It could be a tagline for struggling movie theaters in 2021: No Time To Die. The newest James Bond movie echoes the challenges faced by cinemas in the age of Covid. Time and time again, the release of James Bond #25 had been canceled as lockdowns forced theaters to close.
And, just like the Bond franchise, cinema must reinvent itself to survive in the modern world. In the 20-year gap between GoldenEye (1995) and Spectre (2015), ticket sales for all movies rose by precisely zero, staying at 1.3 billion tickets worldwide while the global population grew by 2 billion.
Online movie streaming is a formidable villain – but this is not a zero-sum game. Netflix et al. have the advantage of convenience and affordability.
But streaming has revitalized our passion for movies. And that passion is tempting us ‘out of retirement’ to go back to the theaters in record numbers.
In some places, ticket prices are rising to fuel the recovery, while others are dropping prices to tempt back movie-goers in greater numbers. NetCredit uncovered the price of movie tickets in every country and compared them to local wages to see who’s getting the best deal. And then they found the number of movie theaters in every country and US state and city to see who’s making a killing.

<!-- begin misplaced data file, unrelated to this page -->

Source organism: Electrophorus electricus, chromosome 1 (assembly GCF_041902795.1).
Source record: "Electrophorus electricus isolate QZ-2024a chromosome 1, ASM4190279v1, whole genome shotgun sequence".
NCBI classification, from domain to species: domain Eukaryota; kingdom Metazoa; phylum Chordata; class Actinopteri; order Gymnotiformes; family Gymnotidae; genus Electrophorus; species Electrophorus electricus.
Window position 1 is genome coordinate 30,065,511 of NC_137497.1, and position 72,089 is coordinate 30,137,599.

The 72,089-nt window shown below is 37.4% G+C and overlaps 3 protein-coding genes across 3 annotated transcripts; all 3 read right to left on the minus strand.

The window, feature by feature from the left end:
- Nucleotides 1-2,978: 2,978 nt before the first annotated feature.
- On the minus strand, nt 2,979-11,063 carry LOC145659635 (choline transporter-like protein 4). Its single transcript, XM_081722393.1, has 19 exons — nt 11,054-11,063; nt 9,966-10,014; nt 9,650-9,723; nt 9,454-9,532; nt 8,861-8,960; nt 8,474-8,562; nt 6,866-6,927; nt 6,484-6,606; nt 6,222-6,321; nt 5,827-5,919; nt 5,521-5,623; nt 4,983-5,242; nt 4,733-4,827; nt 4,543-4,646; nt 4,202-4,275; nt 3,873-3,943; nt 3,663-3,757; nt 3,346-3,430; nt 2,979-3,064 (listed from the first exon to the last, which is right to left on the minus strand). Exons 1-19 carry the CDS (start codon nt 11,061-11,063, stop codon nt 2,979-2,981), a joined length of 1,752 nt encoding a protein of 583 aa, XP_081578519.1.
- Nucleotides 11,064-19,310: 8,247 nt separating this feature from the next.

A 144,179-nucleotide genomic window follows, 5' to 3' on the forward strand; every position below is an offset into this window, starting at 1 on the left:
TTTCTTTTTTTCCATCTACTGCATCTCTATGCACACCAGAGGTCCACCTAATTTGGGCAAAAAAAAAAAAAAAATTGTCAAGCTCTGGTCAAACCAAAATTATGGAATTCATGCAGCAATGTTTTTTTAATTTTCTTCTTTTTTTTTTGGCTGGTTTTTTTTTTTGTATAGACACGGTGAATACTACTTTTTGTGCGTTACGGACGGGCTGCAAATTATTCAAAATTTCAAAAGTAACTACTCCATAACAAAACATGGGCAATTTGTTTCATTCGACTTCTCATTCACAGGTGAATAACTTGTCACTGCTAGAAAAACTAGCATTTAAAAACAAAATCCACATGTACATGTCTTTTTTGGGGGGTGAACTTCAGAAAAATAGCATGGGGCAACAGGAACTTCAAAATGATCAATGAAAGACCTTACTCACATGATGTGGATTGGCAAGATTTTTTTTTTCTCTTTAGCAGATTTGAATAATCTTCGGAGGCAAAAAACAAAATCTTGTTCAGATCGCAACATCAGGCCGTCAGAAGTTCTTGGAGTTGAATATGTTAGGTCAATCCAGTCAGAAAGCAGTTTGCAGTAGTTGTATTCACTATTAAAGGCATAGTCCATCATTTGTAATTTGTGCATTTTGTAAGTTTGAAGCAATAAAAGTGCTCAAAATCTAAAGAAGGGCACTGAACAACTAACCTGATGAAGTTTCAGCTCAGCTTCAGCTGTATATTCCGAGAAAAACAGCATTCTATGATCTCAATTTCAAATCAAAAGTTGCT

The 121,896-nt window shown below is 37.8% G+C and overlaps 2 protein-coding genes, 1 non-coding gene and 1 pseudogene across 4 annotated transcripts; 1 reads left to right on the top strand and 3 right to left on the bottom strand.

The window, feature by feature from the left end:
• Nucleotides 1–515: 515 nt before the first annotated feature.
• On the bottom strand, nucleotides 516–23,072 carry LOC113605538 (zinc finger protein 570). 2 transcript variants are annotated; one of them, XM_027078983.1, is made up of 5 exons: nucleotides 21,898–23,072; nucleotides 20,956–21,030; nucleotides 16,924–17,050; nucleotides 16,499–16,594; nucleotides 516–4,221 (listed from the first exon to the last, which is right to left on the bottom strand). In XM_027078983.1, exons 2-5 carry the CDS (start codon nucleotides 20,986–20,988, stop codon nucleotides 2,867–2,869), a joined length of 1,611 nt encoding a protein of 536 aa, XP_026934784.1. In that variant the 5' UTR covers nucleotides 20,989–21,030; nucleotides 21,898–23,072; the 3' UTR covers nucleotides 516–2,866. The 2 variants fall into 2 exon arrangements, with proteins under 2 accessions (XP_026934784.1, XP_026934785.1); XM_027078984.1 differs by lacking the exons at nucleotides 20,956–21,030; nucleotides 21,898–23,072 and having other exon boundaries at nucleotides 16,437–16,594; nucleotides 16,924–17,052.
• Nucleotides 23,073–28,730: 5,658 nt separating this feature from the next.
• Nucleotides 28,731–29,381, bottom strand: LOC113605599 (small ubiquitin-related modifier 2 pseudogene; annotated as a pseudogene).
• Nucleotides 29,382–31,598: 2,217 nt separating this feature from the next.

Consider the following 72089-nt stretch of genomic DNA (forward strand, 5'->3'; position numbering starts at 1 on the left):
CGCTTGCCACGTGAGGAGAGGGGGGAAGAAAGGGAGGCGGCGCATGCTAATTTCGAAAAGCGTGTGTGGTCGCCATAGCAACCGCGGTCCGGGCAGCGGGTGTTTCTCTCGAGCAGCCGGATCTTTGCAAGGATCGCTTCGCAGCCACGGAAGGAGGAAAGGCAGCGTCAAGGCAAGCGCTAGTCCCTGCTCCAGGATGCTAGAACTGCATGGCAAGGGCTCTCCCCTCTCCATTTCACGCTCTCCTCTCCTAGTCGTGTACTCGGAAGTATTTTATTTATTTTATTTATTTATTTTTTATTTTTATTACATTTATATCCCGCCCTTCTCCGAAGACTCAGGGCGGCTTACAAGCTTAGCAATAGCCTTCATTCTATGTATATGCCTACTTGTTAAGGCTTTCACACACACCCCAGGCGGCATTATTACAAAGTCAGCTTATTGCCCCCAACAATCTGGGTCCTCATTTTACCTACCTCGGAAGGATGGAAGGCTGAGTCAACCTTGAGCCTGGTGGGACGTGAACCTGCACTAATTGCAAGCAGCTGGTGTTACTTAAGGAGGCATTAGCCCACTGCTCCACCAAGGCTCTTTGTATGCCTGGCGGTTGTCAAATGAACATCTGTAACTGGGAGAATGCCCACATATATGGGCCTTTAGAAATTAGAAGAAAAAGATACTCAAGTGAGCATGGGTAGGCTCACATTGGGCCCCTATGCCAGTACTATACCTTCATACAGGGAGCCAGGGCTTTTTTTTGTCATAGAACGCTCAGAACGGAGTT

To determine the price to watch a movie in every country, NetCredit manually researched the cost of movie tickets in over 250 theaters across 120 countries.
he average price of a movie ticket in every country is a composite of the real movie ticket price as of September 2021 at one to three cinema chains in every country. The team then converted the average movie ticket price in local currency to the US dollar using conversion rates as of September 2021.
Data on the median estimated daily income by country used to calculate moviegoing affordability came from the World Population Review.
Data on the number of screens in each country primarily came from UNESCO and Cinema Treasures, and was adjusted for population using data from the World Bank. Data on the number of screens by US city and state came from Cinema Treasures and was adjusted for population using data from the U.S. Census Bureau and simplemaps.
- El Salvador has the world’s cheapest average ticket price, equating to $0.52/ticket.
- The priciest movie tickets are in Lebanon, at an average of $29.78 each.
- Mali has the world’s least affordable movie tickets, costing $4.48 or 59% of the average daily wage.
- The US has the second-highest number of movie screens per 100,000 people (26), following St. Kitts and Nevis (13.16).
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Source: Press Release
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